Tips for Integrating Outdoor and Indoor Living Areas
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Published by TOP4 Team
Today’s garden is all about entertainment, which is why people want to make the best use of their outdoor spaces. To acknowledge this trend, architects & building designers are now creating new home designs that offer integrated outdoor and indoor living areas as a major selling point.
To successfully integrate outdoor and indoor living areas, you need to blur the boundaries that physically separate them. This requires the consideration of a number of design elements and is best done at the initial design stage for the home. Retro-fitting to offer the benefits of indoor-outdoor living is possible; it just takes a lot more careful thought and, sometimes, a compromise to achieve a suitable result.
To achieve the best result, early planning is vital and with the government imposing more and more building and design guidelines for suitable, energy-sufficient living, new home designers find that they have no choice but to consider the home and garden as a single, intertwined entity.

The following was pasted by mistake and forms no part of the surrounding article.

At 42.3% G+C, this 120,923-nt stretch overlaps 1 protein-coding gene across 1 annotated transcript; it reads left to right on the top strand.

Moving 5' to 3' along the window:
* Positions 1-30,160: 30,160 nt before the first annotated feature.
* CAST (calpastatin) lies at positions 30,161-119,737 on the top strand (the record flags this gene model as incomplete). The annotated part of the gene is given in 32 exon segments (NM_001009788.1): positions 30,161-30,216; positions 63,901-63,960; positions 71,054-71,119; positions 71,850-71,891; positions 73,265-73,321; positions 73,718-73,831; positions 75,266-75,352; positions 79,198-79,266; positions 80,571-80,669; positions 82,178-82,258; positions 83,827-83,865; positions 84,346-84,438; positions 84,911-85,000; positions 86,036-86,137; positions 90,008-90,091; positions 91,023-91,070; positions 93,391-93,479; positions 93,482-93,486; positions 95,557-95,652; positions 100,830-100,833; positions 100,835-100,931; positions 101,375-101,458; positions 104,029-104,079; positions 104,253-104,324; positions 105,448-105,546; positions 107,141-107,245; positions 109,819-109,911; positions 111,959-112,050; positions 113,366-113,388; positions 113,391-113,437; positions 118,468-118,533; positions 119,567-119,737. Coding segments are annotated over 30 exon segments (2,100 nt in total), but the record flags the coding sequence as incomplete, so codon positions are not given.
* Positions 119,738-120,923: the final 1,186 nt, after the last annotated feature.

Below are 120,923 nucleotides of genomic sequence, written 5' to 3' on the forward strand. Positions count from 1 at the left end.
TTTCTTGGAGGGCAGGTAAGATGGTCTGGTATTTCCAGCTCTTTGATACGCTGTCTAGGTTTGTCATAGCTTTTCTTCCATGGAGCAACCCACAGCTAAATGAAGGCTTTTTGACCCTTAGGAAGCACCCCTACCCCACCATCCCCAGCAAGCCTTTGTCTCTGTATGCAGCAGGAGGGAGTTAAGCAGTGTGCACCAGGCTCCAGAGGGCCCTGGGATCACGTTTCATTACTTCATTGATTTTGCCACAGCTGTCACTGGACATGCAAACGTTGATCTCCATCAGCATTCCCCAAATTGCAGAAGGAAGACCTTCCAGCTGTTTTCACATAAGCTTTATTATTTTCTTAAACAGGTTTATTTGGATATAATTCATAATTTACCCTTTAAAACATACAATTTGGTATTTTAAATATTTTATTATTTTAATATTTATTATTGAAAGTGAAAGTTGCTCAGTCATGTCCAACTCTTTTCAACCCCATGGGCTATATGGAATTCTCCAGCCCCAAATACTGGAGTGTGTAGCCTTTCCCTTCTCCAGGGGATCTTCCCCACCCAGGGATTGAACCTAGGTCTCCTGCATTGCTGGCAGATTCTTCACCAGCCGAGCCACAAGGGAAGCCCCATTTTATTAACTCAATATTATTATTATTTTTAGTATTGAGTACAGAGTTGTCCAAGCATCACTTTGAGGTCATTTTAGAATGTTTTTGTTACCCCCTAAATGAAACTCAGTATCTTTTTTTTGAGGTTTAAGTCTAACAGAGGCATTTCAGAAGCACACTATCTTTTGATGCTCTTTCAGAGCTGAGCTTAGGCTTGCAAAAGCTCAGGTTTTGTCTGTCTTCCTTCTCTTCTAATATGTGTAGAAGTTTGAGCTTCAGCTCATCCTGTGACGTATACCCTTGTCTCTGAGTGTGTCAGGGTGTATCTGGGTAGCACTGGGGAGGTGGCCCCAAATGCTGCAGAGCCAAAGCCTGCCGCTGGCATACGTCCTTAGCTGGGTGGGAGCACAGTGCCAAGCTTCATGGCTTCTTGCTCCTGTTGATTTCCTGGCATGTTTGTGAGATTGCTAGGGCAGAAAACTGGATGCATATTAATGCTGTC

Generally, the bigger the window, door or entry, the easier it is to achieve a sense that outdoor and indoor living areas are one, connected space. This premise works as easily for a very small yard as it does for a grand one.
Stackable sliding doors and big, single panes of glass drawing you into the outdoor living area and providing an open view when you’re tucked up inside
Having the indoor living area at the rear of the home so that it can open out onto a covered deck or paved area designed for outdoor dining and cooking
Your goal is to use the same (or similar) colours, themes, materials and furnishings. For indoor spaces, furnishings and colours should reflect the home’s quintessential architectural elements. When considering the outdoors, again, let the home dictate the style. If paving, use an outdoor paver that matches any adjacent tiled interior rooms. If you have timber floors inside, run the deck the same way and use the same board width.
Of course, the aim is not necessarily to use identical materials, colours or furnishing styles in both indoor and outdoor spaces. Rather, the goal is to integrate your selections to ensure that the character is preserved and they complement one another.
For a successful integration, your design needs to flow in every sense. A step down from an interior room to an outdoor space, no matter how slight, will interfere with the integration of both living areas, physically and psychologically dividing the spaces.
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